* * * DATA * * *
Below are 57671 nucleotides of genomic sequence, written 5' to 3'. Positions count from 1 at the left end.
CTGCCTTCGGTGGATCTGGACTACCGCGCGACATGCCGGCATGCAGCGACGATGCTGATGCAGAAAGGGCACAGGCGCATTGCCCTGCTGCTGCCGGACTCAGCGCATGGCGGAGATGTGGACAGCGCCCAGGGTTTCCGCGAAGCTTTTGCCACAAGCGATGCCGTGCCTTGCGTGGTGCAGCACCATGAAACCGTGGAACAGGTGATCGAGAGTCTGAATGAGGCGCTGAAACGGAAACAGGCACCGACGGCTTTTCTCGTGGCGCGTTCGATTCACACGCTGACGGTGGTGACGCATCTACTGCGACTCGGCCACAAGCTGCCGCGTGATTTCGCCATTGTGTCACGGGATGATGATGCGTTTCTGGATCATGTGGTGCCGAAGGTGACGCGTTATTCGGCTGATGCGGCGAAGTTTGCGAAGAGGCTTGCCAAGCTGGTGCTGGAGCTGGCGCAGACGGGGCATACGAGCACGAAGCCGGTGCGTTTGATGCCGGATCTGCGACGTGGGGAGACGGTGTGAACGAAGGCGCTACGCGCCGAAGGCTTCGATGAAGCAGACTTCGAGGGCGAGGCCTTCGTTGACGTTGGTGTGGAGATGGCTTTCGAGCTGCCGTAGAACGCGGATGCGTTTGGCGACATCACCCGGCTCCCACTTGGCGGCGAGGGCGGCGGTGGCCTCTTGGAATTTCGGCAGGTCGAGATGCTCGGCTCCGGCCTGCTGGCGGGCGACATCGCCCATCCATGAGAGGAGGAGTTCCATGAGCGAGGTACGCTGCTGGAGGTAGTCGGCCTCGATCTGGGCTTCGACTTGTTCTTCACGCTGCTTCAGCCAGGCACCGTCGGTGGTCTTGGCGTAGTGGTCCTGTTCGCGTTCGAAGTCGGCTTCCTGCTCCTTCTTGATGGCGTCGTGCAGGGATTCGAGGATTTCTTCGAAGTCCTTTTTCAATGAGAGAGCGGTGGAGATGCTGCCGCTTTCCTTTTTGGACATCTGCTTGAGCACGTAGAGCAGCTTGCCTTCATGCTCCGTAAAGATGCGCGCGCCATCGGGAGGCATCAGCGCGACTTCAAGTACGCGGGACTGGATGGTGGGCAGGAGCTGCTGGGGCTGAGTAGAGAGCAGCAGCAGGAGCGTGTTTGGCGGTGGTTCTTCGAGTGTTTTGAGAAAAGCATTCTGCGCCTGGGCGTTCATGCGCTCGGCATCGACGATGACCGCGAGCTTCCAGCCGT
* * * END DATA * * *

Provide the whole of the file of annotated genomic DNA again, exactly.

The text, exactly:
Below are 57671 nucleotides of genomic sequence, written 5' to 3'. Positions count from 1 at the left end.
CTGCCTTCGGTGGATCTGGACTACCGCGCGACATGCCGGCATGCAGCGACGATGCTGATGCAGAAAGGGCACAGGCGCATTGCCCTGCTGCTGCCGGACTCAGCGCATGGCGGAGATGTGGACAGCGCCCAGGGTTTCCGCGAAGCTTTTGCCACAAGCGATGCCGTGCCTTGCGTGGTGCAGCACCATGAAACCGTGGAACAGGTGATCGAGAGTCTGAATGAGGCGCTGAAACGGAAACAGGCACCGACGGCTTTTCTCGTGGCGCGTTCGATTCACACGCTGACGGTGGTGACGCATCTACTGCGACTCGGCCACAAGCTGCCGCGTGATTTCGCCATTGTGTCACGGGATGATGATGCGTTTCTGGATCATGTGGTGCCGAAGGTGACGCGTTATTCGGCTGATGCGGCGAAGTTTGCGAAGAGGCTTGCCAAGCTGGTGCTGGAGCTGGCGCAGACGGGGCATACGAGCACGAAGCCGGTGCGTTTGATGCCGGATCTGCGACGTGGGGAGACGGTGTGAACGAAGGCGCTACGCGCCGAAGGCTTCGATGAAGCAGACTTCGAGGGCGAGGCCTTCGTTGACGTTGGTGTGGAGATGGCTTTCGAGCTGCCGTAGAACGCGGATGCGTTTGGCGACATCACCCGGCTCCCACTTGGCGGCGAGGGCGGCGGTGGCCTCTTGGAATTTCGGCAGGTCGAGATGCTCGGCTCCGGCCTGCTGGCGGGCGACATCGCCCATCCATGAGAGGAGGAGTTCCATGAGCGAGGTACGCTGCTGGAGGTAGTCGGCCTCGATCTGGGCTTCGACTTGTTCTTCACGCTGCTTCAGCCAGGCACCGTCGGTGGTCTTGGCGTAGTGGTCCTGTTCGCGTTCGAAGTCGGCTTCCTGCTCCTTCTTGATGGCGTCGTGCAGGGATTCGAGGATTTCTTCGAAGTCCTTTTTCAATGAGAGAGCGGTGGAGATGCTGCCGCTTTCCTTTTTGGACATCTGCTTGAGCACGTAGAGCAGCTTGCCTTCATGCTCCGTAAAGATGCGCGCGCCATCGGGAGGCATCAGCGCGACTTCAAGTACGCGGGACTGGATGGTGGGCAGGAGCTGCTGGGGCTGAGTAGAGAGCAGCAGCAGGAGCGTGTTTGGCGGTGGTTCTTCGAGTGTTTTGAGAAAAGCATTCTGCGCCTGGGCGTTCATGCGCTCGGCATCGACGATGACCGCGAGCTTCCAGCCGT